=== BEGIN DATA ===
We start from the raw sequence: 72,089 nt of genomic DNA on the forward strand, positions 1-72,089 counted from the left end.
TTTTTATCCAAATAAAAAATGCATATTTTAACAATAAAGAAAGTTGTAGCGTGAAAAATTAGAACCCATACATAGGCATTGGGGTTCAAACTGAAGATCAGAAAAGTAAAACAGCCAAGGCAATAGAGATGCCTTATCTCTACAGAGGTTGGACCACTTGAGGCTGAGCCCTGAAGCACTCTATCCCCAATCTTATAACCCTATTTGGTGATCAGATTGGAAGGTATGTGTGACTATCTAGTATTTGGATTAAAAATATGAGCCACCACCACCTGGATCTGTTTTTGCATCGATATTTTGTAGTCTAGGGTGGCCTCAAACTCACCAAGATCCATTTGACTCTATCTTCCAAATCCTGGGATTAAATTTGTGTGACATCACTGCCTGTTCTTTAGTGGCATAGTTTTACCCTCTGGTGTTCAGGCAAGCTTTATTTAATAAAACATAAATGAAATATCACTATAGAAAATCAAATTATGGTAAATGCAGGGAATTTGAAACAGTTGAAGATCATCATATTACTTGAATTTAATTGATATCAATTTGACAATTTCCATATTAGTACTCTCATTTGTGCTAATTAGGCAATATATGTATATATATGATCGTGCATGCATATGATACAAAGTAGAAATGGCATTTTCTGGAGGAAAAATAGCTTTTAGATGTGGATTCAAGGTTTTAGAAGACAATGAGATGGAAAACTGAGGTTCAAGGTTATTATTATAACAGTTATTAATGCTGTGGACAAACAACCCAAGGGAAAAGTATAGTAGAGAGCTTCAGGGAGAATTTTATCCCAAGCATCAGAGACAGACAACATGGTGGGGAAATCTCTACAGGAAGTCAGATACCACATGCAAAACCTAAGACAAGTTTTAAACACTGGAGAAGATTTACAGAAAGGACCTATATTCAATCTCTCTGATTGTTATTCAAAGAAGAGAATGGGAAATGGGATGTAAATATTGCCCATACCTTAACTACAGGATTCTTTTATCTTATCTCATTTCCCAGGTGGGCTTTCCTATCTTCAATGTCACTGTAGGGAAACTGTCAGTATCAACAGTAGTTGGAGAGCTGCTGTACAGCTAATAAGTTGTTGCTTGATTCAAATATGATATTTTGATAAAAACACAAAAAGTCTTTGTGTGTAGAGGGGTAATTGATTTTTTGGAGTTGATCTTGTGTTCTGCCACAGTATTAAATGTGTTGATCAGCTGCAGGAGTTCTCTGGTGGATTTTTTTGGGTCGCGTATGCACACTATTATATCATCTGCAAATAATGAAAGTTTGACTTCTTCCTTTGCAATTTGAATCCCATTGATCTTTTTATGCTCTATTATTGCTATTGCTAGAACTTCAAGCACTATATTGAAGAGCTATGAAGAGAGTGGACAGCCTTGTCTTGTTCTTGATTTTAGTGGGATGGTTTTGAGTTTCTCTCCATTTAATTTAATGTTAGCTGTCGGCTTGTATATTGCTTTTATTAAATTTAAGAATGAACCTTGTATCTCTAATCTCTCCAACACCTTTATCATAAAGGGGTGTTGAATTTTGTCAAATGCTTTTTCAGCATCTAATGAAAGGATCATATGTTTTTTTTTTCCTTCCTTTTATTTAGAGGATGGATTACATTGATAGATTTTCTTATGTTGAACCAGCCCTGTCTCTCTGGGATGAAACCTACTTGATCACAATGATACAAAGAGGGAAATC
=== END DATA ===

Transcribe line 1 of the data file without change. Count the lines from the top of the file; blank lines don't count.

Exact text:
We start from the raw sequence: 72,089 nt of genomic DNA on the forward strand, positions 1-72,089 counted from the left end.